After all the posts and stories I had read on Social media about more and more women travelling alone these days, I was not really prepared for the reactions that I got. One of the most surprising comments came from a guest house owner in a tiny town of Maharashtra. In his words, “It’s okay for foreigner females travelling alone in India. We have all seen that. But now when I am seeing an Indian doing it, it’s strange. You are brave.” He had a genuine smile on his face and even innocence in his thought but it was disturbing for
Warning: Angry Post. Background: In April 2015, MakeMyTrip.com ran a travel contest called ‘#DiscoverTurkey’ in a question-answer game format and in May 2015, three winners were declared, including me. http://www.discoverturkey.in/ In case they have disabled the link, here’s a screenshot. I received an e-mail on 13th May saying this: “You’ve won an international trip courtesy MakeMyTrip. This mail is just to ensure that you know you’re an officially declared winner. Someone from our team will be in touch with you shortly with your trip details.”
I don’t like novels that are ‘one time reads’, movies that are ‘one time watch’ and places that are ‘one time visits’. I love when one time is just not enough. I want books that can be read until the pages are tattered, scenes that can be watched until you can recite all dialog, and cities that can be visited until you can call it your home. So, when I was sitting at my balcony in Malvan, feeling lonely and a bit homesick, I realized I am just 150 kilometers away from what’s known to be the ‘Beach capital’ of
A city where I experienced all four seasons in one day, every day. The mornings were sunny, afternoons rainy, evenings foggy and nights cold. The order may have differed but it happened on all 3 days of my stay in Darjeeling. A city where the main gate of a few homes opens on a railway track. Something that caught my attention every time I saw one such home. A city where cars and trains run side by side, on the same road. Where some people still prefer walking instead of driving or taking a bus, train or taxi.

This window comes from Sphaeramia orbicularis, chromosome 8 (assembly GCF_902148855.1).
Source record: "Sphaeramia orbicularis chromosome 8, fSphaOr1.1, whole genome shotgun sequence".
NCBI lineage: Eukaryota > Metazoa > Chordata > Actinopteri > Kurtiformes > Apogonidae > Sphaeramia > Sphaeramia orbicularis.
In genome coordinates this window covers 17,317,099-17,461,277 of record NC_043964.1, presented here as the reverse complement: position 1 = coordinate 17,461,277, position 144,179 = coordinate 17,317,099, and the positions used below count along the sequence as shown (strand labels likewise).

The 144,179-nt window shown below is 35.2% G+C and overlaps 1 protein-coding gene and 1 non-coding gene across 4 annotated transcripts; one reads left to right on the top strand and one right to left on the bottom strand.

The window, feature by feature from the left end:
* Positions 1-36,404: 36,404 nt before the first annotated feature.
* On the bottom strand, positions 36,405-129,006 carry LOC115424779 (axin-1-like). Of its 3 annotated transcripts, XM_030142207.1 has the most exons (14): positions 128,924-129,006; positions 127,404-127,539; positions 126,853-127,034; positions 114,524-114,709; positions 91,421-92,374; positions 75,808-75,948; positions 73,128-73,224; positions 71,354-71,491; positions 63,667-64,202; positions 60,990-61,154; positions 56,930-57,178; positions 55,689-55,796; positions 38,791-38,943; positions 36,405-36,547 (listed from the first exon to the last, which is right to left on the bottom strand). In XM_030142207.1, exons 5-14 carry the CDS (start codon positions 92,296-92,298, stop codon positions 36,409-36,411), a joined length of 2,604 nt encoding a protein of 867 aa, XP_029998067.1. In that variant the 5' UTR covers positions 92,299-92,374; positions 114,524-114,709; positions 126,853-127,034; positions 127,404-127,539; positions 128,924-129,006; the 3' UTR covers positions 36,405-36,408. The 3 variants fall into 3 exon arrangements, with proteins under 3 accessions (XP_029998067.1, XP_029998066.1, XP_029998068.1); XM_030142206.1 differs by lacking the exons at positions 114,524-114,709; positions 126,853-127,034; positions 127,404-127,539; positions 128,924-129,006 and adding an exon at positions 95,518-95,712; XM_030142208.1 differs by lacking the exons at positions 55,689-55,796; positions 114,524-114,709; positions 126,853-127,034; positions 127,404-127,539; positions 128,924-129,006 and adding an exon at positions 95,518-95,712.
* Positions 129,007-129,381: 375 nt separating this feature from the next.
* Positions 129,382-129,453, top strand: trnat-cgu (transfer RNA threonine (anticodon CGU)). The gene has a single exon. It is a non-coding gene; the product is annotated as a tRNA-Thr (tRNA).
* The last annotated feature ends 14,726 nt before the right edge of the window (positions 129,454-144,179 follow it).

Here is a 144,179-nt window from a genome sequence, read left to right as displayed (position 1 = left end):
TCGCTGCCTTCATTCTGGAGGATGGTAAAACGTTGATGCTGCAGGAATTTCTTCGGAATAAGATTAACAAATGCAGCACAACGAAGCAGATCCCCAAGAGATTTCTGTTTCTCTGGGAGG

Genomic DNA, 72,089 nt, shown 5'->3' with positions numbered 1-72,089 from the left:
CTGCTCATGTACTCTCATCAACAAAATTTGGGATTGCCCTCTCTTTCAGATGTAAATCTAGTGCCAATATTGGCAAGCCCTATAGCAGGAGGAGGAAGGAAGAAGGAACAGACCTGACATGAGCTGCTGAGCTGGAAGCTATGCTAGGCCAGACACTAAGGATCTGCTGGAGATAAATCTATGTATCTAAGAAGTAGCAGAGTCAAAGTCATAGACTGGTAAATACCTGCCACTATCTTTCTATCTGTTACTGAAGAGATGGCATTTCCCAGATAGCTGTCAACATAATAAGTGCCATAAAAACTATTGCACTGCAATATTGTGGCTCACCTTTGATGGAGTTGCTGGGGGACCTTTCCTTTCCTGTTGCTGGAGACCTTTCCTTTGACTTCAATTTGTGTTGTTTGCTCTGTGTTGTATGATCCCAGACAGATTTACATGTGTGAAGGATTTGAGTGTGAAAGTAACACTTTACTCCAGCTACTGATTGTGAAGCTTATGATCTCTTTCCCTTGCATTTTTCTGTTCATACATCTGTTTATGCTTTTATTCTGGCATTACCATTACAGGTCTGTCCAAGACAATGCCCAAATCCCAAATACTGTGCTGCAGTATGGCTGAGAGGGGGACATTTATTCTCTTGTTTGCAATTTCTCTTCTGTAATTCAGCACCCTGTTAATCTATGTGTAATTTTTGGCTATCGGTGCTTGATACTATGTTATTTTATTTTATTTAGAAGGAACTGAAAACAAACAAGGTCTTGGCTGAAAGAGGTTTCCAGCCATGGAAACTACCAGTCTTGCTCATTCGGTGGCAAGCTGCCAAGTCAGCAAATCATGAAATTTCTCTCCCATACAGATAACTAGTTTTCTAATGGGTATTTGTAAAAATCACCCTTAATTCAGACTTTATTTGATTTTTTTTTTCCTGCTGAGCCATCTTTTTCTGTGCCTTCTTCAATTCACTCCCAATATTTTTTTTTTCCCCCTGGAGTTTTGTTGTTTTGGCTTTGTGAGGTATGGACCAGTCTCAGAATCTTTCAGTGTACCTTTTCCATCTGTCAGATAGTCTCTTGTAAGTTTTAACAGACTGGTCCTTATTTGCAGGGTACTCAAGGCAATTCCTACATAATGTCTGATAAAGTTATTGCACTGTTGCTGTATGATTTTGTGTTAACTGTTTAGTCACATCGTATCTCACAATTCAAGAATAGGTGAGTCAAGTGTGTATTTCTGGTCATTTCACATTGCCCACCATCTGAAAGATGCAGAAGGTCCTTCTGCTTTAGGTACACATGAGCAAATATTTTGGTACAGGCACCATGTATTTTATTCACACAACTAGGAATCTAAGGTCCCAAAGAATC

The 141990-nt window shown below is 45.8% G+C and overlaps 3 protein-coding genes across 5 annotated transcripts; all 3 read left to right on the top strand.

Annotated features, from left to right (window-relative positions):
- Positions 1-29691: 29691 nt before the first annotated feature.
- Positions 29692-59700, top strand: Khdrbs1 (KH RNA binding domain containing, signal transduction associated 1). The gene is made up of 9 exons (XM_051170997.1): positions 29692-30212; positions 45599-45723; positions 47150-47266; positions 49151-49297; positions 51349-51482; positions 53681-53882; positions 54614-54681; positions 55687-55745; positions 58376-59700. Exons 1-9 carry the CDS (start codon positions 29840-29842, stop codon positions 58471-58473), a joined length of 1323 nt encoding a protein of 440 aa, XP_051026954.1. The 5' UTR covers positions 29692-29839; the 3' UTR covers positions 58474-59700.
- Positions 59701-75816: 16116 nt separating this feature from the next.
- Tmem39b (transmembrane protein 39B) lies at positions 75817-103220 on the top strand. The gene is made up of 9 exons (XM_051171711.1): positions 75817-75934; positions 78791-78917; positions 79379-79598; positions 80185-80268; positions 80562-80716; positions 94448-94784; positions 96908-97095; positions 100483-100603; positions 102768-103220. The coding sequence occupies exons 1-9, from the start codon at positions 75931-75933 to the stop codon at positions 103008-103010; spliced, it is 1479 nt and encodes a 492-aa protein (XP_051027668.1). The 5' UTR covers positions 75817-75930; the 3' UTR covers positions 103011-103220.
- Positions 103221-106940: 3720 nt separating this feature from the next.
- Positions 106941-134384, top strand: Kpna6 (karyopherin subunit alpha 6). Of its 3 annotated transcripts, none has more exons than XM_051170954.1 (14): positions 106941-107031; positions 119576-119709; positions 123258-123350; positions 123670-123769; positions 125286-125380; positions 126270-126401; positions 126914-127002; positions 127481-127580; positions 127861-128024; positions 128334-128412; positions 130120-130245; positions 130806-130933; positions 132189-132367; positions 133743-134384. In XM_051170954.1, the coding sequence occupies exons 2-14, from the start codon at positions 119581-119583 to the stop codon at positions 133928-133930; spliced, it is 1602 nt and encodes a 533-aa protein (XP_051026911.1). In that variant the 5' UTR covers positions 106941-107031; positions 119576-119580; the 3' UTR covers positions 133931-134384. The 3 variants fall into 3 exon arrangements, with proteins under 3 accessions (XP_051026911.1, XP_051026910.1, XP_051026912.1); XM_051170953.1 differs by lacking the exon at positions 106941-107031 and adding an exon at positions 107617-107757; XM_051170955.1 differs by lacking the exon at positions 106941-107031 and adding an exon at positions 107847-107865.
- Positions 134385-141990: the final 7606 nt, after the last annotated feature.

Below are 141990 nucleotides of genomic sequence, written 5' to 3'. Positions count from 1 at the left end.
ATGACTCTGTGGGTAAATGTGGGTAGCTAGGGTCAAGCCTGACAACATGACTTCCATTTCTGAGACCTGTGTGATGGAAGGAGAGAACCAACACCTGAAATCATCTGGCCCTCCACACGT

While I am writing this, I can’t even recall all that has gone through my mind in past 30 days, in a positive way of course! Here are top five emotions I’ve felt after bidding goodbye to the routine life and entering a new phase of uncertainty:
An ancient charm, a sense of belonging, a place that makes my curious instincts alive by presenting numerous questions and eventually answering those itself. It can be a monument, an old village, a barren land, ruins of a king’s fort or just another building at the same place where my grandfather saw it as a boy. It can be the way people dress up or talk. In fact, it can easily be a way of life. Heritage to me is all of that and everything else that is preserved over the years and deserves to be protected for the times to
I was amazed to see how they seem to be lifeless for minutes and start moving the next moment. Imagine, if we humans start doing that and this world would turn into an even more terrifying place. 😀 Crocodiles, alligator and snakes. I would like to call them the creepy creatures I would dread to be around. However, when I visited the crocodile banks in Chennai, India, I could not stop myself from capturing these lazy looking animals, happily lying and crawling in their own space.
The relationship has been strange. It’s like how you have it with your parents. You don’t really have a choice there. You never actually think if you love them or not, until a point where you have to leave them and you realize how invaluable it was, throughout. It doesn’t matter to me if Hyderabad is a part of Telangana or Andhra Pradesh. It’s like when your sister gets married and changes her surname. You know she will always be that sister you still fight with, for a scoop of ice-cream or the TV remote.
“Home is where the heart can laugh without shyness. Home is where the heart’s tears can dry at its own pace.” – Vernon Baker A lot of times while introducing myself, I am asked about my hometown and when I say I really don’t have one or I have too many to count, I am bombarded with a lot more questions. Then I have to explain my dad’s job which again raises a lot of eyebrows, though I still don’t understand why (more on that later). Almost always, my introduction becomes more of a storytelling session than a small talk.
As a child, I think it was the 1st ever family holiday we took. In my little mind, it was the only place with mountains. I still remember how my dad collected the cash from his bank account (there were no ATMs in 90s), bought a new reel of Kodak cameras, how my mom packed our bags with as many clothes as possible and there we were, all too excited to go to a ‘Hill Station’, as they are fondly known in India.